3. Also in May, in a case that gained national prominence, a 21-year-old Dalit boy and his friends were beaten up and then thrown into the Bheri river by a large gathering of mostly so-called 'upper caste' villagers. The Dalit boy had gone to a neighbouring village, accompanied by 18 friends, to bring home a 17-year-old ‘upper-caste’ girl as his bride when the locals, including local elected officials, participated in the public lynching of the young boys. This resulted in a national outcry with mass protests, with the UN too condemning the killings and calling for an independent probe. On 3 June, the Parliamentary Committee on Law and Justice asked the government and Nepal Police to form a separate Dalit unit within the Police Department to investigate and deal with the cases of caste-based discrimination. On June 5, the government set up a parliamentary panel to investigate the killings, though only after the main opposition, the Nepali Congress, warned of obstructing the parliamentary proceedings. A month later, the panel concluded that the killings were a result of caste-based discrimination. The police has filed charges against 34 people in connection with the case and arrested 29 of them. 
     
  4. Again in May, a 13-year old Dalit girl was allegedly raped by a 25-year-old ‘upper caste’ villager. The incident took place in Rupandehi district of southern Nepal. Claiming that the ‘honour’ of the girl had been lost and that no one would marry her, the villagers under the leadership of an elected official decided that the girl should marry the alleged rapist and live with him. Not long afterwards, her body was found hanging from a tree. While the girl’s mother then reported her rape and murder to the police, they refused to register the complaint and deemed the action a suicide. The case, too, gained national attention and the police belatedly took the accused into custody.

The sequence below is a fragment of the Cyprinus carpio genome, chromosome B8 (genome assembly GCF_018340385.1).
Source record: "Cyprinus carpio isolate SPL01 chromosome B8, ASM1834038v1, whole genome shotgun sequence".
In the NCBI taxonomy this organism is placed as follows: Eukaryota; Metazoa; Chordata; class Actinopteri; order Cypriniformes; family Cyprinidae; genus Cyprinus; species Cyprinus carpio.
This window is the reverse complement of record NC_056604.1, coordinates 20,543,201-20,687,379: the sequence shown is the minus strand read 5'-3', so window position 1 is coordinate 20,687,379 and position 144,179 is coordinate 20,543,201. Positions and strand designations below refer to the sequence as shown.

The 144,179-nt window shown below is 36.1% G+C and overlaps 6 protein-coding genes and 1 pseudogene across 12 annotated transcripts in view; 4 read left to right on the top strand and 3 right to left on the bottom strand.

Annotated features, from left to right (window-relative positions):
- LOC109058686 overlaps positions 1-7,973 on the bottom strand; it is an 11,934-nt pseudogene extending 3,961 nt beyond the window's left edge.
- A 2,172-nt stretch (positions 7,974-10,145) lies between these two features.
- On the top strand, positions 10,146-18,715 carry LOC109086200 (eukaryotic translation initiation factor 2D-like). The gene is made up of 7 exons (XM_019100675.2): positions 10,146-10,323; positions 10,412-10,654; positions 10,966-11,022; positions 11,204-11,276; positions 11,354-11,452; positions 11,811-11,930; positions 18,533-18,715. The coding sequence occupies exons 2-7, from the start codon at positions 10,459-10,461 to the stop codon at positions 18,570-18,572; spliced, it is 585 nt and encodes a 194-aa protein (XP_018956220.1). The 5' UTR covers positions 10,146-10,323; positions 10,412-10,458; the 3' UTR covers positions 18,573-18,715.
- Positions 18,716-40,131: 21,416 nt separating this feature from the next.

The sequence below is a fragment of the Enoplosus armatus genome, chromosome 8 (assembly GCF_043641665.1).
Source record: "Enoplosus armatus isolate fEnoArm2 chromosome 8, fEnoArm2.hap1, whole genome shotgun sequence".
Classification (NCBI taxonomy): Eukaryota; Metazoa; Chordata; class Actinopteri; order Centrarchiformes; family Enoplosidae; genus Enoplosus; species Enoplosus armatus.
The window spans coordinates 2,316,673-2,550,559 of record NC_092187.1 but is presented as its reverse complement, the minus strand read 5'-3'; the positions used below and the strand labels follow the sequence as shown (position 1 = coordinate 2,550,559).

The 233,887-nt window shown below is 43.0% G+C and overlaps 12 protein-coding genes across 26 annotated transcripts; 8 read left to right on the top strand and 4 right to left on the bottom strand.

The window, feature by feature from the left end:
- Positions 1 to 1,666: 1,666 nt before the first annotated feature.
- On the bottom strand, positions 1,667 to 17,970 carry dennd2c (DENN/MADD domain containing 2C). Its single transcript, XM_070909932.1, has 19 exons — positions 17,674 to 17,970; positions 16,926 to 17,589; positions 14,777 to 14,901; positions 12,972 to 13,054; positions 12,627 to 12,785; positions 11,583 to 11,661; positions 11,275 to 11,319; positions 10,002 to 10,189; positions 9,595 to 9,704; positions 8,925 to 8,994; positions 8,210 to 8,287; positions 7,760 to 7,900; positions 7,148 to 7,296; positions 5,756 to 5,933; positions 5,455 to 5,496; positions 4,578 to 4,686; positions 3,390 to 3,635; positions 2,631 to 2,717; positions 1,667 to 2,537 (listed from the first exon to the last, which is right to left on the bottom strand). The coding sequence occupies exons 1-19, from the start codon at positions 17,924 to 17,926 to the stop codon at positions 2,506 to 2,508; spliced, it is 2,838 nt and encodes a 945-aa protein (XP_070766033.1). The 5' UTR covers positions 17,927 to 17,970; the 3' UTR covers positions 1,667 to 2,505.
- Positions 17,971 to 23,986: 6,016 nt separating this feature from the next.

5. After a deadlock over the amendment to the Citizenship Act of 2006, the all-male members of the Secretariat of the ruling Nepal Communist Party (NCP), its highest decision-making body, decided to grant naturalised citizenship to foreign women married to Nepali men after seven years of residence in Nepal. The bill, which was then endorsed by the parliamentary State Affairs and Good Governance Committee was met with public outrage not only because it increased the time period required for foreign women to live in Nepal to gain citizenship from the earlier zero to seven years, but also because it failed to grant the same privilege to foreign men married to Nepali women.
     
  6. It its annual report for 2019 released in May 2020, Human Rights Watch (HRW) pointed out that Nepal’s record on transitional justice, minority rights and freedom of expression leaves a lot to be desired. The report noted that the country had proposed many new laws curtailing free expression and limiting the powers of the National Human Rights Commission. The government reportedly did not make adequate efforts to meet its pledges on transitional justice, and even drafted legislation that would give the government powers to monitor and control the activities of domestic and international organisations in the country. The report also found that caste/ethnic minorities remained more vulnerable to abuses, including excessive use of force by police, and torture in police custody. Furthermore, crimes such as sexual violence against members of minority communities often went unreported and uninvestigated. This has left civil society members wondering whether Nepal even deserves re-election for a second term at the UN Human Rights Council (UNHRC).
     
  7. The US Commission on International Religious Freedom (USCIRF) 2020 Annual Report, published in May 2020, does not designate Nepal as a country of special concern but does mention instances of religious intolerance in the country in 2019. The report also warned of the rise of ethno-religious nationalism in Nepal, as a number of Nepali politicians continued their push to redefine Nepal as a Hindu state. The report also noted the government’s decision to begin the implementation of a strict anti-conversion law, leading to the arrests of members of religious minority communities, especially Christians, for alleged acts of proselytisation.
     
  8. In June, two journalists identified 18 custodial deaths in Nepal from June 2015 to June 2020. Of the 18, 12 individuals belonged to the marginalised Dalit, Madhesi, or Janajati communities. Most of the cases were found to not even have been reported by major news outlets or rights organisations.
     
  9. In July, the National Human Rights Commission released the report, Human Rights Status of Sexual and Gender Minorities, warning that sexual and gender minorities in the  Tarai in southern Nepal were most in need of protection, and urged the government to introduce programmes to make them economically self-reliant. The report further recognised that despite constitutional rights, the LGBTI community in Nepal continue to be discriminated against and stigmatised due to their sexual orientation.